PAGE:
TRUSTED NEWS LEADER FOR COTTONWOOD, CAMP VERDE & THE VERDE VALLEY
Sun, Sept. 22

Floods on Verde, Oak Creek, Beaver Creek expected to peak into Friday
Most severe flooding forecast in Camp Verde

Water levels are expected to rise around 11 feet on Oak Creek, according to NWS. These levels are analogous to the flooding levels on Feb. 2 and 3, according to Brian Klimowski, meteorologist with the National Weather Service. VVN/Vyto Starinskas

Water levels are expected to rise around 11 feet on Oak Creek, according to NWS. These levels are analogous to the flooding levels on Feb. 2 and 3, according to Brian Klimowski, meteorologist with the National Weather Service. VVN/Vyto Starinskas

VERDE VALLEY – Floods along the Verde River and Oak Creek are forecasted to peak into Friday, rising above levels from earlier this month.

“It continues to appear the peaks will occur during the night time period between Thursday and Friday,” said John R. Parsons -- AKA Mr. Verde River. “The Verde (River) at Camp Verde is forecast to be running nearly 100 times greater volume than it is (Thursday) morning and will be more than double its Feb. 3 peak.”

The Colorado Basin River Forecast Center shows peak flows on the Verde river in Camp Verde to rise to 21,000 cubic feet per second, or a rise of about 16 feet Friday morning.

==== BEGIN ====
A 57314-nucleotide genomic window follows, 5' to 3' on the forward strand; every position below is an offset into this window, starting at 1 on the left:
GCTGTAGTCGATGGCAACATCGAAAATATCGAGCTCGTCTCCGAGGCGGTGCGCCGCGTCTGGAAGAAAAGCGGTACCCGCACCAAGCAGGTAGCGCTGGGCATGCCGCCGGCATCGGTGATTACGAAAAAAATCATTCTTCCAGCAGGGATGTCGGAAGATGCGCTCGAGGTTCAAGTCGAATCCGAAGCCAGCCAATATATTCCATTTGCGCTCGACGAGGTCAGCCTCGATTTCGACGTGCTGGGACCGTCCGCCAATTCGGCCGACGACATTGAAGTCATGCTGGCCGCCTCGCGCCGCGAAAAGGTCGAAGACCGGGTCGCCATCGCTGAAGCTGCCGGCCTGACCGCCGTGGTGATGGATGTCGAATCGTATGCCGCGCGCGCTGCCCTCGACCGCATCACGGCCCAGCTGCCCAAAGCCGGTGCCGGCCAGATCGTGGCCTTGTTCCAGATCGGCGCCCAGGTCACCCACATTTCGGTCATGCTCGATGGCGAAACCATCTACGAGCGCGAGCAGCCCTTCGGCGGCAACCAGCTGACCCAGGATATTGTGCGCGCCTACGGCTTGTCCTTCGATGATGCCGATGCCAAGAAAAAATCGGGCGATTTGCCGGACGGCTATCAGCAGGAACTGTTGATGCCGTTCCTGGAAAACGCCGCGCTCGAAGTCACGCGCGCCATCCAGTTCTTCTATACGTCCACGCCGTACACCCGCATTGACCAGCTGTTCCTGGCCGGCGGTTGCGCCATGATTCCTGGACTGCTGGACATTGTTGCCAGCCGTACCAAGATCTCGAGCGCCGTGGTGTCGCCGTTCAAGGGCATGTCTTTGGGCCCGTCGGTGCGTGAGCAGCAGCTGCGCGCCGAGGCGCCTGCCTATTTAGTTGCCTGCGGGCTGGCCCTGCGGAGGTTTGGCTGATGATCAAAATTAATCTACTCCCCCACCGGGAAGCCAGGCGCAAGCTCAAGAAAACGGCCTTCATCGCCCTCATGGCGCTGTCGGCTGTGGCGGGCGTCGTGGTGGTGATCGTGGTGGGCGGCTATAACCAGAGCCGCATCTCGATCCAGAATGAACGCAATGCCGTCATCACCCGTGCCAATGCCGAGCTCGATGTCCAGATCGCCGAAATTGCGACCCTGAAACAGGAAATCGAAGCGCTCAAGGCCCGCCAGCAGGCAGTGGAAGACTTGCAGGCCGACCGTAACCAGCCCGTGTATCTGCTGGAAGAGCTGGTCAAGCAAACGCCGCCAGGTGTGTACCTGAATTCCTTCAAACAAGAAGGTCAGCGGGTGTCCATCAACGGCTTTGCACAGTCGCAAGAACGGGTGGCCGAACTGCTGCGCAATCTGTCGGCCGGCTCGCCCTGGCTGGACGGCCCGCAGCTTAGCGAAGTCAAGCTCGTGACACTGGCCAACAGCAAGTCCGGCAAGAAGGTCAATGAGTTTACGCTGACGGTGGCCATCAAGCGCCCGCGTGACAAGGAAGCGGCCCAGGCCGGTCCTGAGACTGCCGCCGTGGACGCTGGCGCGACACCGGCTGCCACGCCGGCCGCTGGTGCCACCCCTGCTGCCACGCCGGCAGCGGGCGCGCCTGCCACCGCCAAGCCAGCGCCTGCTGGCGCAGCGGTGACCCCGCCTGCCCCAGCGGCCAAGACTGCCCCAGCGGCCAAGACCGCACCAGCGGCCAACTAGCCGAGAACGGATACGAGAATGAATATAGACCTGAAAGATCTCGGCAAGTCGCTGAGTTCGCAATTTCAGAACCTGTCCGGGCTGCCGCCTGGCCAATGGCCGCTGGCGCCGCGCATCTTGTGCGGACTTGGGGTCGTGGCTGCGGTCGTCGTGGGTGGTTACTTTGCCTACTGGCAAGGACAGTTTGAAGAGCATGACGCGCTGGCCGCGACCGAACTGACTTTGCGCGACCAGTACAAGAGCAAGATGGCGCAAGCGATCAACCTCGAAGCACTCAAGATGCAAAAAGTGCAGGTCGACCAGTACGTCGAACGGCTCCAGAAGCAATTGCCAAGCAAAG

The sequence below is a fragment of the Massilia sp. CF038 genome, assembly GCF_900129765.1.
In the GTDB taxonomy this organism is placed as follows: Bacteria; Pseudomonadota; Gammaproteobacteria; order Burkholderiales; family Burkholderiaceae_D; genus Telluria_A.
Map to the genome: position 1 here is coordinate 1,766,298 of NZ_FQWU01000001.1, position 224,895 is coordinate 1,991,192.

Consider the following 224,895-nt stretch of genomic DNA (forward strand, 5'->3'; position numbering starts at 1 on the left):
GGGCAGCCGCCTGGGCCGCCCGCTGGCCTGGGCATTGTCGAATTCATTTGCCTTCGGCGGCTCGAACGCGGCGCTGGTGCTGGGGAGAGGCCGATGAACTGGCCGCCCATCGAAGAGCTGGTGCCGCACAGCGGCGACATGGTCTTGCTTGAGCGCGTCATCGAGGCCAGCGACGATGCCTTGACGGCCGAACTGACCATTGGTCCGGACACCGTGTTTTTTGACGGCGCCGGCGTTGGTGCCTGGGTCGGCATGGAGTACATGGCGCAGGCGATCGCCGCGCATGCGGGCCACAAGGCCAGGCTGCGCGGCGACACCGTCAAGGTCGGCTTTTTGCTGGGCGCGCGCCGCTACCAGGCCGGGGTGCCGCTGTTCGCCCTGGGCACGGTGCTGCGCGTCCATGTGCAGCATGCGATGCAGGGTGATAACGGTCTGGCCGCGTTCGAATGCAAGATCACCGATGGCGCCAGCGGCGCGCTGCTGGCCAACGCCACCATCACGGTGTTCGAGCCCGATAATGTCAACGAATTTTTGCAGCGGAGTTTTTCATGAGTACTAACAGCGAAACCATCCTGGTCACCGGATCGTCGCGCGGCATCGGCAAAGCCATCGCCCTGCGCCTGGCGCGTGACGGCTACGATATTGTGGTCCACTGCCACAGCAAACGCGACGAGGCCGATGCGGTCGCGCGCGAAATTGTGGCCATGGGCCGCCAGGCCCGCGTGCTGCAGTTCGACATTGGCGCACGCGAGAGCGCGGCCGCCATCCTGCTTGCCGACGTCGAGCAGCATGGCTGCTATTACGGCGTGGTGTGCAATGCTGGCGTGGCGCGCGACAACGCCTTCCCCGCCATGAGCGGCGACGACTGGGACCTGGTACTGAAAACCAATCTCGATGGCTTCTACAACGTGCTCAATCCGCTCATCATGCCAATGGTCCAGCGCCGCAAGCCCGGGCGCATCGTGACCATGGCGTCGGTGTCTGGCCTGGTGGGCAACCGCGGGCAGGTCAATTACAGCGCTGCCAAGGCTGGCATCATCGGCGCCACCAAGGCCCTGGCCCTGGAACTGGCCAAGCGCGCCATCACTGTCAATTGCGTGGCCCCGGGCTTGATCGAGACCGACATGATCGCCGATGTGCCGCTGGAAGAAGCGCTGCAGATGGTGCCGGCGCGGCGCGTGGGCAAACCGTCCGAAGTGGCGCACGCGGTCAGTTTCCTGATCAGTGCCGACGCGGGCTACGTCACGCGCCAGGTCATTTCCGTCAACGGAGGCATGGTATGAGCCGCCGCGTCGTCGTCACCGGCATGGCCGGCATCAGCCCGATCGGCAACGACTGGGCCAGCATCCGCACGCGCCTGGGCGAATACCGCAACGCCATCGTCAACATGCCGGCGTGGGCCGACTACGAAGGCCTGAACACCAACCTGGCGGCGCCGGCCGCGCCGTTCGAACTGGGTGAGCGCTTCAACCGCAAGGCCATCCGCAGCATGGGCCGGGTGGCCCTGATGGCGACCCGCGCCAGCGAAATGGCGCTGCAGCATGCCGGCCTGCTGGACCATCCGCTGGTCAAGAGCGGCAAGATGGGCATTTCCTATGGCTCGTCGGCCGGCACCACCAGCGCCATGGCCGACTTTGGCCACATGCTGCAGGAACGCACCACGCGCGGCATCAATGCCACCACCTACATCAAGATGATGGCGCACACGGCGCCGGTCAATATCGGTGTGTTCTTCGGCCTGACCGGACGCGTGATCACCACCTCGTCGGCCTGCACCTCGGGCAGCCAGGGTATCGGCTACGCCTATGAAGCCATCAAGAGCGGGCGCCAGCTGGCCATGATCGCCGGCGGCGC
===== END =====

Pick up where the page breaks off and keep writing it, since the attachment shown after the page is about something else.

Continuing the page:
Parsons has been studying flows of the Verde River and its tributaries for 38 years.

The flood watch will continue until Friday at 6 p.m., according to NWS.

According to data from the Colorado Basin River Forecast Center, Oak Creek at Cornville is forecast to be three feet into flood stage. This peak is about a third higher than the flooding from Feb. 3, according to Parsons.

“Oak Creek at Sedona continues to show an eight-foot rise and a peak in excess of the Feb. 3 event,” he said.

CBRFC shows Wet Beaver Creek has been trimmed slightly to just touch flood-stage levels but the volume is at least double from the Feb. 3 flooding. Dry Beaver Creek will be higher but will appear to look "about the same as the heavy flow earlier this month,” Parsons said.

The Verde River at Clarkdale is forecast to be slightly below the Feb. 3 level.

NWS meteorologist Brian Klimowski said this level of flooding has only happened a handful of times in the last two decades.

“The rises we see in Oak Creek are due to in part the rain that’s on the rim that falls back into Oak Creek, which causes these larger rises,” he said.

According to a NWS Facebook post, many areas have seen above-normal precipitation with some areas nearly 2-3 inches above normal since October.

“However, the northeast part of the state has received the least amount of liquid with drought conditions still in the severe to extreme range,” the post states. “A wet storm system moving into the area later Wednesday into Thursday will significantly add to these totals especially along and south of the Mogollon Rim.”

NWS advises drivers to never drive into a flooded rode. They also advise to stay away from high flowing creeks, rivers and streams.

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